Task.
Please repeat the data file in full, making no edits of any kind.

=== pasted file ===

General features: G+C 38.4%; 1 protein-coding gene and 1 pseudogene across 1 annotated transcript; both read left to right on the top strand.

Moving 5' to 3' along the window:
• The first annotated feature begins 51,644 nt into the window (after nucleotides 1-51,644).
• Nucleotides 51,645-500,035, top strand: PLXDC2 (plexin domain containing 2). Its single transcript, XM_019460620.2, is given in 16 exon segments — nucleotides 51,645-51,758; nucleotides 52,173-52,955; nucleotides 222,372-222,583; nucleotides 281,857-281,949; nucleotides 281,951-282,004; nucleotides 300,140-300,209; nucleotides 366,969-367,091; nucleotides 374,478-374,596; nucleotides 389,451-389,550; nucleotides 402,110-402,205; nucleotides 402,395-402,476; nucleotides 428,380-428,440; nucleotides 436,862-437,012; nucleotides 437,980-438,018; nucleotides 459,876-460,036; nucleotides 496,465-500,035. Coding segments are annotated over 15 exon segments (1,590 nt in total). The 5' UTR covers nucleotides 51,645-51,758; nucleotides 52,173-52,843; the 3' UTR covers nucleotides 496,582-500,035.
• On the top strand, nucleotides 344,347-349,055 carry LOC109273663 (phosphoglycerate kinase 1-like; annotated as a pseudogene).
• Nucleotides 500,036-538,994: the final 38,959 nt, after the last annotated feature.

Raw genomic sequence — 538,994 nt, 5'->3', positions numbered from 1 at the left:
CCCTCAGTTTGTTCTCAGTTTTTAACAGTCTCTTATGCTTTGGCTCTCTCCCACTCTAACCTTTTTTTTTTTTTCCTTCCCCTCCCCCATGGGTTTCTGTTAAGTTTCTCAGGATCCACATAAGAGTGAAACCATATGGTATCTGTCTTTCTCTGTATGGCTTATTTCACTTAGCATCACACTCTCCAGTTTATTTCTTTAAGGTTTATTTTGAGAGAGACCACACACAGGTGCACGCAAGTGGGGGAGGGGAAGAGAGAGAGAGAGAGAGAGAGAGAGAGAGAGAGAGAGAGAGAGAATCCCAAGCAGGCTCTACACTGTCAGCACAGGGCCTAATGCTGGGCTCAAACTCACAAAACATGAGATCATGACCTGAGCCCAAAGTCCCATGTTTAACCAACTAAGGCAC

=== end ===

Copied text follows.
General features: G+C 38.4%; 1 protein-coding gene and 1 pseudogene across 1 annotated transcript; both read left to right on the top strand.

Moving 5' to 3' along the window:
• The first annotated feature begins 51,644 nt into the window (after nucleotides 1-51,644).
• Nucleotides 51,645-500,035, top strand: PLXDC2 (plexin domain containing 2). Its single transcript, XM_019460620.2, is given in 16 exon segments — nucleotides 51,645-51,758; nucleotides 52,173-52,955; nucleotides 222,372-222,583; nucleotides 281,857-281,949; nucleotides 281,951-282,004; nucleotides 300,140-300,209; nucleotides 366,969-367,091; nucleotides 374,478-374,596; nucleotides 389,451-389,550; nucleotides 402,110-402,205; nucleotides 402,395-402,476; nucleotides 428,380-428,440; nucleotides 436,862-437,012; nucleotides 437,980-438,018; nucleotides 459,876-460,036; nucleotides 496,465-500,035. Coding segments are annotated over 15 exon segments (1,590 nt in total). The 5' UTR covers nucleotides 51,645-51,758; nucleotides 52,173-52,843; the 3' UTR covers nucleotides 496,582-500,035.
• On the top strand, nucleotides 344,347-349,055 carry LOC109273663 (phosphoglycerate kinase 1-like; annotated as a pseudogene).
• Nucleotides 500,036-538,994: the final 38,959 nt, after the last annotated feature.

Raw genomic sequence — 538,994 nt, 5'->3', positions numbered from 1 at the left:
CCCTCAGTTTGTTCTCAGTTTTTAACAGTCTCTTATGCTTTGGCTCTCTCCCACTCTAACCTTTTTTTTTTTTTCCTTCCCCTCCCCCATGGGTTTCTGTTAAGTTTCTCAGGATCCACATAAGAGTGAAACCATATGGTATCTGTCTTTCTCTGTATGGCTTATTTCACTTAGCATCACACTCTCCAGTTTATTTCTTTAAGGTTTATTTTGAGAGAGACCACACACAGGTGCACGCAAGTGGGGGAGGGGAAGAGAGAGAGAGAGAGAGAGAGAGAGAGAGAGAGAGAGAGAGAGAATCCCAAGCAGGCTCTACACTGTCAGCACAGGGCCTAATGCTGGGCTCAAACTCACAAAACATGAGATCATGACCTGAGCCCAAAGTCCCATGTTTAACCAACTAAGGCAC